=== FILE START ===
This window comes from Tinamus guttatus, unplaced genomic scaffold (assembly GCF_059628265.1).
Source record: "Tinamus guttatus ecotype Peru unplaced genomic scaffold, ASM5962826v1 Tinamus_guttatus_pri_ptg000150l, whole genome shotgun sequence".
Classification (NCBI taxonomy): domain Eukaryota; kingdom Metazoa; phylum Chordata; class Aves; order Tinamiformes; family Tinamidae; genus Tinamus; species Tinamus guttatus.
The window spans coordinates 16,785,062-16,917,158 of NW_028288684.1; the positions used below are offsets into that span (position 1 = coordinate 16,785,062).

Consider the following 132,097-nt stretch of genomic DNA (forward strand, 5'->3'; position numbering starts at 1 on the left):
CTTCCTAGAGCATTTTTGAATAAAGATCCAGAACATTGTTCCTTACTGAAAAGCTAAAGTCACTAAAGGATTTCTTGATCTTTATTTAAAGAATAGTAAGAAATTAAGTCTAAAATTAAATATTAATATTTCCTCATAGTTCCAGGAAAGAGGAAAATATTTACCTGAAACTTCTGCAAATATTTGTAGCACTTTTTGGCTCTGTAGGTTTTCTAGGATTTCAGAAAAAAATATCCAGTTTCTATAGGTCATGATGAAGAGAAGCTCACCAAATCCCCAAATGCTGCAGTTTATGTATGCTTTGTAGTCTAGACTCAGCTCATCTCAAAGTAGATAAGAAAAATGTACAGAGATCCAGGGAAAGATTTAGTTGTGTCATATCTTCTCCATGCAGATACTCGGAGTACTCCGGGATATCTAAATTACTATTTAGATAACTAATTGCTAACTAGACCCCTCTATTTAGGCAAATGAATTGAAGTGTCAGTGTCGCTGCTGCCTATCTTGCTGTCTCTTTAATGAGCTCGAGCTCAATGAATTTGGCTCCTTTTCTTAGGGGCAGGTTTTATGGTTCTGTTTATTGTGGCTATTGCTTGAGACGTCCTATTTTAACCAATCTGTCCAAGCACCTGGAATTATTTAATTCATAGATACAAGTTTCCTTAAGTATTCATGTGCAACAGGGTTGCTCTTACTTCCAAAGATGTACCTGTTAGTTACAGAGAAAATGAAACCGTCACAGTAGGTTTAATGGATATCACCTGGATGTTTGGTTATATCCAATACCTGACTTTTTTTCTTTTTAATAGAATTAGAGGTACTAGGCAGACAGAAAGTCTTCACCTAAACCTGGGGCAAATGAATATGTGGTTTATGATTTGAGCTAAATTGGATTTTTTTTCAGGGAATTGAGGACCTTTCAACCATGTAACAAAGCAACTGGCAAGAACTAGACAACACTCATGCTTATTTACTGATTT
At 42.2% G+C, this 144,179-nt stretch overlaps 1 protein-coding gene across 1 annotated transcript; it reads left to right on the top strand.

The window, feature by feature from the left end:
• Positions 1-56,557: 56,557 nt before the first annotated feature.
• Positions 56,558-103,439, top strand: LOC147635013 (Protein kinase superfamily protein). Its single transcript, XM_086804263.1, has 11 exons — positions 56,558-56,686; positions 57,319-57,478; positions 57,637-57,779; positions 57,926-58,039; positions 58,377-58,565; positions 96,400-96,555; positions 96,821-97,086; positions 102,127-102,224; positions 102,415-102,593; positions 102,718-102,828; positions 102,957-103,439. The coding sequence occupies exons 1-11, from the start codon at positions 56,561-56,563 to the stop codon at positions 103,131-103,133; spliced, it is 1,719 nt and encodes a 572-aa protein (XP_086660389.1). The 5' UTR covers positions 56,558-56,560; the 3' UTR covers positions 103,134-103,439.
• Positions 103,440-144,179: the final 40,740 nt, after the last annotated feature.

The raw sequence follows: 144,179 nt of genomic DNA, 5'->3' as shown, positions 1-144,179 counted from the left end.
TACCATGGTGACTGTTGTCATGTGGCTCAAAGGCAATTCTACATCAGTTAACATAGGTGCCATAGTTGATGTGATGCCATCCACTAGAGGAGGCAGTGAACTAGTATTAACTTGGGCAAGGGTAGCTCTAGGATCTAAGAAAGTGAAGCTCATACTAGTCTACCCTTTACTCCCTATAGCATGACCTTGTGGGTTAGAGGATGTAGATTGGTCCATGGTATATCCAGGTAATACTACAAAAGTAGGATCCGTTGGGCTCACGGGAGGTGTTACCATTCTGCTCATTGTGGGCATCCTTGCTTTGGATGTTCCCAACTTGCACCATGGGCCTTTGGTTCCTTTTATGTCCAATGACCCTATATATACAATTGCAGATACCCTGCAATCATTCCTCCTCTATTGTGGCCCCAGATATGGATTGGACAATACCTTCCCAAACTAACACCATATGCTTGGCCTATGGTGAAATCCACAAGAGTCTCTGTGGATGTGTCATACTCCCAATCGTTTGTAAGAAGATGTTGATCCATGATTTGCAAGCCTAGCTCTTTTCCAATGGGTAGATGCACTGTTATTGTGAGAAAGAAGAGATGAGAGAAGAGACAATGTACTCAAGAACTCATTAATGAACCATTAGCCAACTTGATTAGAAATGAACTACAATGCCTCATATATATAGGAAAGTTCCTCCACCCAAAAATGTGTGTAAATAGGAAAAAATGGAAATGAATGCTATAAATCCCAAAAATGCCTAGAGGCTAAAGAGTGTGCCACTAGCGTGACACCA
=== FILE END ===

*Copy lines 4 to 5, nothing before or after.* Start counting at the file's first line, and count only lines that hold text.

The window spans coordinates 16,785,062-16,917,158 of NW_028288684.1; the positions used below are offsets into that span (position 1 = coordinate 16,785,062).

Consider the following 132,097-nt stretch of genomic DNA (forward strand, 5'->3'; position numbering starts at 1 on the left):